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What’s the best way to dispose of my used oil and other lubricants?
“Best” can be defined in many ways. The final decision should stem from what is the most efficient and safe method for your company. This can vary based on all the types of lubricants you deal with. There are really only two options available: hiring an outside company to handle disposal for you, or doing it yourself.
If you chose to hire outside help, when selecting a disposal partner ask the company to show documentation of an independent environmental audit on its sites and processes. It’s important to ensure the company is licensed to process used lubricants, and it’s beneficial to you as a company to conduct regular site visits to ensure the disposal process meets all applicable regulatory requirements.
If you’ll be handling it internally, then consider the entire team involved with managing the plant’s lubricants: the purchasing team (who buys them), the engineering team (who manages production and performance) and operations (who oversees maintenance). Getting buy-in from all participants can result in a more efficient disposal process. In addition, a well-defined procedure, proper storage equipment and labeling, and reinforcement of the appropriate policies can reduce the cost associated with handling of waste oil.
Keep in mind that the generating company (your organization) has ultimate responsibility – meaning if anything goes wrong with the process, you are still responsible. If you hire a service to take care of disposal for you, you’re still responsible, so research your partner carefully.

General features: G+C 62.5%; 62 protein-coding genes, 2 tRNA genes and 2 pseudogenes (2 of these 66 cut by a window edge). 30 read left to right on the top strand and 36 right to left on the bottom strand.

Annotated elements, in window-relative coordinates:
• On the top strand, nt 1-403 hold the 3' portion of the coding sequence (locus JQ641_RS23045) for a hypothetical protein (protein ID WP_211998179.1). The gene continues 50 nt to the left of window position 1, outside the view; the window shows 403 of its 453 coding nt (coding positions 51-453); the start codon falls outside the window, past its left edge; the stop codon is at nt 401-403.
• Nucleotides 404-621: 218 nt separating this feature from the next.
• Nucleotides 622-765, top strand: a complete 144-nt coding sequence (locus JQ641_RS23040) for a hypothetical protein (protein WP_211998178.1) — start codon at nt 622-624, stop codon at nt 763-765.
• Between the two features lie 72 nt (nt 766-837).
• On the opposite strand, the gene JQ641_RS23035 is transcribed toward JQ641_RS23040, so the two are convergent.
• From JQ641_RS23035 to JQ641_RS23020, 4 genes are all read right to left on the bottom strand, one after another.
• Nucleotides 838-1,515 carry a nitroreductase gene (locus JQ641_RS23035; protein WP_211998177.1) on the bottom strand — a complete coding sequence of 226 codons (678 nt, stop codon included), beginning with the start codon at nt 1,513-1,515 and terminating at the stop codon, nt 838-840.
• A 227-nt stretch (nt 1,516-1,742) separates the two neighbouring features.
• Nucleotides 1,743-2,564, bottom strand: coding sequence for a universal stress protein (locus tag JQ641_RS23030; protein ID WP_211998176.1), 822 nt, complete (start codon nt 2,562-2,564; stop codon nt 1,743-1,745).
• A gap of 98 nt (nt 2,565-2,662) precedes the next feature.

I’ve been thinking of trying to recycle some of my oil waste. What should I look for to create a viable and economical plan?
Like any sound business decision, there are numerous factors to consider when choosing the right oil recycler for your company. Some things to keep in mind include:
+ Check the company’s records to confirm it is a state-approved used oil handler.
+ A vendor must be registered as a transporter if it is collecting and transporting waste oil.
+ Request a certificate of insurance to make sure the company is properly covered in case anything happens.
+ Confirm the vendor has a responsible system for tracking waste streams it collects. If the vendor abuses the waste stream responsibilities, the end consequences will fall back to the originator of the waste (your company).
What are the benefits of recycling used oil?
Setting an example of good corporate stewardship by recycling an existing resource like oil is a smart long-term business decision. Besides the “feel good” aspect of minimizing waste and conserving a natural resource, companies recycling used oil can reduce long-term liability for disposed products and save money by cutting back on waste disposal costs so everyone can benefit.
What legalities should I be aware of when disposing or recycling my used oils? Is used oil characterized as hazardous waste?
One of the first things to determine is what your local and state laws require. The U.S. EPA has general regulations but the states have specific disposal requirements. Used oil is not considered a hazardous waste by the EPA and is not picked up as part of monthly hazardous waste pickups (however some exceptions apply, including vacuum pump oil, cutting oils and PCB-contaminated oil). However, the states of California, Massachusetts and Rhode Island do classify used oil as a hazardous waste and require specific handling for used oil.
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